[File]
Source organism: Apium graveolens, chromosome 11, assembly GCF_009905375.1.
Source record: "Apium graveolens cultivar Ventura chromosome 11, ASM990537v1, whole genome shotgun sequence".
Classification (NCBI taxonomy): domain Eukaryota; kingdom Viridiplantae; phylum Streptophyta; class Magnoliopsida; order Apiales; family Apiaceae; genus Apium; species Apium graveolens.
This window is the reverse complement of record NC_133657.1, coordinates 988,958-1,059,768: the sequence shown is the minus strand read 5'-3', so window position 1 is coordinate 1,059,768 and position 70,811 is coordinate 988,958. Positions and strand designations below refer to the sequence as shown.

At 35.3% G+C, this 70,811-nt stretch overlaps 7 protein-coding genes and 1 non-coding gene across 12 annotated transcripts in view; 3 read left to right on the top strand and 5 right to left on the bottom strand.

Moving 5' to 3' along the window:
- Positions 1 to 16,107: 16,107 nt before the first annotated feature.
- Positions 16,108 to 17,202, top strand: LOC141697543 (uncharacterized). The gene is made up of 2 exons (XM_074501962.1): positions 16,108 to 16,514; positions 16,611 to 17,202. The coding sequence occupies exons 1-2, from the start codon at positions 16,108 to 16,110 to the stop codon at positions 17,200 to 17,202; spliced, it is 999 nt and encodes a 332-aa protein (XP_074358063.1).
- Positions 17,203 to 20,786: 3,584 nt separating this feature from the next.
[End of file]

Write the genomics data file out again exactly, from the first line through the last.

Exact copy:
Source organism: Apium graveolens, chromosome 11, assembly GCF_009905375.1.
Source record: "Apium graveolens cultivar Ventura chromosome 11, ASM990537v1, whole genome shotgun sequence".
Classification (NCBI taxonomy): domain Eukaryota; kingdom Viridiplantae; phylum Streptophyta; class Magnoliopsida; order Apiales; family Apiaceae; genus Apium; species Apium graveolens.
This window is the reverse complement of record NC_133657.1, coordinates 988,958-1,059,768: the sequence shown is the minus strand read 5'-3', so window position 1 is coordinate 1,059,768 and position 70,811 is coordinate 988,958. Positions and strand designations below refer to the sequence as shown.

At 35.3% G+C, this 70,811-nt stretch overlaps 7 protein-coding genes and 1 non-coding gene across 12 annotated transcripts in view; 3 read left to right on the top strand and 5 right to left on the bottom strand.

Moving 5' to 3' along the window:
- Positions 1 to 16,107: 16,107 nt before the first annotated feature.
- Positions 16,108 to 17,202, top strand: LOC141697543 (uncharacterized). The gene is made up of 2 exons (XM_074501962.1): positions 16,108 to 16,514; positions 16,611 to 17,202. The coding sequence occupies exons 1-2, from the start codon at positions 16,108 to 16,110 to the stop codon at positions 17,200 to 17,202; spliced, it is 999 nt and encodes a 332-aa protein (XP_074358063.1).
- Positions 17,203 to 20,786: 3,584 nt separating this feature from the next.